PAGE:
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Archive for the ‘Blue liquor law’ Category

A new Colorado law gave liquor stores freedom to sell full-strength beer, wine and liquor on Sundays for home consumption. Colorado’s “blue law” did not attempt at punishing morals into the people like 17th-century Puritan Connecticut “blue laws.” However, Colorado’s law existed from 1933 and the repeal of Prohibition to July 1.

Governor Bill Ritter called the ban of Sunday sales an “antiquated law that has long ago outlived its usefulness and relevance.” I didn’t see it that way. However, Ritter said Colorado wanted “conveniences, options and choices,” and I’m sure many do.

Generally, “blue laws” enforce a certain moral standard while regulating commerce and forms of recreation on Sundays. Upon Ritter’s signature, Colorado became the 35th state permitting Sunday alcohol sales.

A few local residents talked with me about their views.

“Businesses should have a choice in whether they open on Sundays,” said Ann King of Lafayette.

That’s well and good but pales in my estimation to Sundays when nothing was open. Linda Bradley of Erie and I saw eye to eye there. She wished we could go back.

“You still have Fridays and Saturdays,” Bradley said. “Close department stores. Close everything. Maybe then we would get a lot more people back in church.”

“People are realizing their faith has to come first and everything else falls in place once that happens,” she added.

In contrast, Bradley’s husband, Thomas Bradley, said: “When you’ve got a rainy, miserable Sunday and everything is shut down, where could you go other than to the movies?” He said his ideal would be the grocery store sells full-strength beer, wine and hard liquor seven days a week like Missouri does.

I asked him whether he would go to church if everything was shut down?

“We always were church-goers, but, would I go to church as an all-day event? No, I don’t think so. There’s a time and place for everything. You go to church, then spend quality time with your family,” he said.

I’m excited how some liquor store owners are responding to their new freedom of choice.

Signs are popping up on doors of some local liquor stores. They declare versions of what Hobby Lobby has posted on its doors for years: “Closed on Sundays to allow employees time for Family & Worship.” Gunbarrel Liquors posted a sign saying it will remain closed on Sundays “so employees can be with family.”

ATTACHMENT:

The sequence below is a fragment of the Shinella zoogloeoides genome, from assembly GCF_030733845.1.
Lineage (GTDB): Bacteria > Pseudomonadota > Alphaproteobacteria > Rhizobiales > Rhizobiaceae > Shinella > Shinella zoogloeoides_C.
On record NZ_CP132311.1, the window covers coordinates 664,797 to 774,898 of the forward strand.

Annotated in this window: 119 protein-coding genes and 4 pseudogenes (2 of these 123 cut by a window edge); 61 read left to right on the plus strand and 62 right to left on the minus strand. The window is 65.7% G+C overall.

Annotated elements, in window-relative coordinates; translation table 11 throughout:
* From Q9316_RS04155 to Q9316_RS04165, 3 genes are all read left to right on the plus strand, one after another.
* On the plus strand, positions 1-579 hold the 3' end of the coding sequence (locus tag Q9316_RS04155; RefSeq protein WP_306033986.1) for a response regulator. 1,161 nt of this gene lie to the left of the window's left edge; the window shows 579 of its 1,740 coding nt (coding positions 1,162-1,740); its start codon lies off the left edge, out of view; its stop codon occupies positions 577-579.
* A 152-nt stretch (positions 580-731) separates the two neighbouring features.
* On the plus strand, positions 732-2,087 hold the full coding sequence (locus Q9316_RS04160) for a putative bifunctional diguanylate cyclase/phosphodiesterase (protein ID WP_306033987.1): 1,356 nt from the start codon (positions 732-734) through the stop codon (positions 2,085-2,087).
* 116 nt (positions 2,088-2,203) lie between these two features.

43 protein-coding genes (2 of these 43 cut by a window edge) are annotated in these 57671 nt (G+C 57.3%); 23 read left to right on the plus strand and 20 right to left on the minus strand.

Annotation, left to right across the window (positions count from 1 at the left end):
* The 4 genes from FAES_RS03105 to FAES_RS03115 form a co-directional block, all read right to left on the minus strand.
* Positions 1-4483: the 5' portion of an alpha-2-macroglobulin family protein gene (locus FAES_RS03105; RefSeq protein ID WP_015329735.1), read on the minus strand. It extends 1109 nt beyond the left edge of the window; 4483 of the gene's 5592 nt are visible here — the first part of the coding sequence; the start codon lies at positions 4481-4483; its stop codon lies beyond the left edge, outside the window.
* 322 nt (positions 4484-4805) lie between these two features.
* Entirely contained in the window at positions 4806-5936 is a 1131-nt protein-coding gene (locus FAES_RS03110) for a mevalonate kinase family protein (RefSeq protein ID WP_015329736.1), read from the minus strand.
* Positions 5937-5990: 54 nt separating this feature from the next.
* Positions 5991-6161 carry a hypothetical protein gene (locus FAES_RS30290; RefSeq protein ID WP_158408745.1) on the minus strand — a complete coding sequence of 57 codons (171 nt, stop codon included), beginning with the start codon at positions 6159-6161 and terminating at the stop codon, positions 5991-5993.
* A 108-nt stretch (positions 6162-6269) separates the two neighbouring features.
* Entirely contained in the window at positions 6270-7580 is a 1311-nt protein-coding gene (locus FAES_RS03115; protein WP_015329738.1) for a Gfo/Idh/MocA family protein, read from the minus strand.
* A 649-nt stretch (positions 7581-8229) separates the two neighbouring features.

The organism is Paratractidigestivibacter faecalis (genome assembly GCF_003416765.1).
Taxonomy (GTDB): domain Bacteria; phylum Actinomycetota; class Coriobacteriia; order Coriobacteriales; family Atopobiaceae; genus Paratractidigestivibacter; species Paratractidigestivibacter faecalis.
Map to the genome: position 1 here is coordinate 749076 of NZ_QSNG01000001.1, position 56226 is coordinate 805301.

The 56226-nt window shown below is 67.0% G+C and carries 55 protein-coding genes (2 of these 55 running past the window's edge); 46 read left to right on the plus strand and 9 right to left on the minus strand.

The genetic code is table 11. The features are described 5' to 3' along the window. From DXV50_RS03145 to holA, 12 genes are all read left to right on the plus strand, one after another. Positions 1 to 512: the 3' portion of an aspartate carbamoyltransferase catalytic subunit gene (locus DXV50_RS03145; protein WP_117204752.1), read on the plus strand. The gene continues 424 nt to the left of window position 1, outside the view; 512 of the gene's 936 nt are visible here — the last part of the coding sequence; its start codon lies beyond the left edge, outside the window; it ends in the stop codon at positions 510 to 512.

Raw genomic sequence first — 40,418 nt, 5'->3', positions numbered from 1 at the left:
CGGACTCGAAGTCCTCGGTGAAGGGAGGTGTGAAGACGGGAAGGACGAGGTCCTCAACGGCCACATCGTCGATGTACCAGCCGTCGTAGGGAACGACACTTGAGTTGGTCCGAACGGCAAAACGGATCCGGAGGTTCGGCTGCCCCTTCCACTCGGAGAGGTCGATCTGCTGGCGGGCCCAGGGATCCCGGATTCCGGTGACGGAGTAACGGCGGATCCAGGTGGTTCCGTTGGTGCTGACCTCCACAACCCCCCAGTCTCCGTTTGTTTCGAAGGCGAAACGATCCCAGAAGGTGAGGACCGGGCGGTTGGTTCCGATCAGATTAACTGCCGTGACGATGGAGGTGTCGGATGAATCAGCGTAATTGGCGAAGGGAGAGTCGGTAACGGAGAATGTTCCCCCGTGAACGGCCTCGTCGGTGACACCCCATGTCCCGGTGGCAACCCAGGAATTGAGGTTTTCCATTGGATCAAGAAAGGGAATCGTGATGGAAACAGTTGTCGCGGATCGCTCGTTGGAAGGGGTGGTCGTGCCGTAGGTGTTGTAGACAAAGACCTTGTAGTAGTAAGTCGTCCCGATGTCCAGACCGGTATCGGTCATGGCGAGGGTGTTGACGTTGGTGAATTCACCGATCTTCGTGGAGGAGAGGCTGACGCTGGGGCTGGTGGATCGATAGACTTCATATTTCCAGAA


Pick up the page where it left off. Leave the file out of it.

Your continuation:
Gunbarrel Liquor’s owner Petur Petursson, Niwot Liquor Store’s proprietor Thomas Valdez, and others exercise their new freedom to remain closed on Sundays. Each has their reasons, but the bottom line is employees have a day off to do what they will.

Sundays are for attending church services for the Bradleys. However, Brent Canova and his wife, Lori Canova, see Sunday as just another weekend day where they get ready for the new week, Brent Canova said. He added, the weekend means “getting your housework done, your yard in shape and getting together with your friends and family.”

The Canovas sometimes entertain on Fridays or Saturdays and drink occasionally. Lori Canova said, “Sundays are definitely more family days for us” with family dinners and family birthday celebrations.

When he comes to obtaining the alcohol for entertaining, Lori Canova said she would probably continue planning ahead for the purchase. “I’m in the habit of that, but after a while I would, maybe, go to the other stores that are open,” she said.

Now the law has changed giving liquor stores the freedom to choose whether to open on Sundays, it would be terrific if they choose to remain “blue.”

If craft store customers can plan ahead for their crafty purchases, liquor store customers certainly can do the same to meet their needs. The result is worth it. Employees deserve a day off no matter how they spend it.


Source: Published July 13, 2008 Daily Camera


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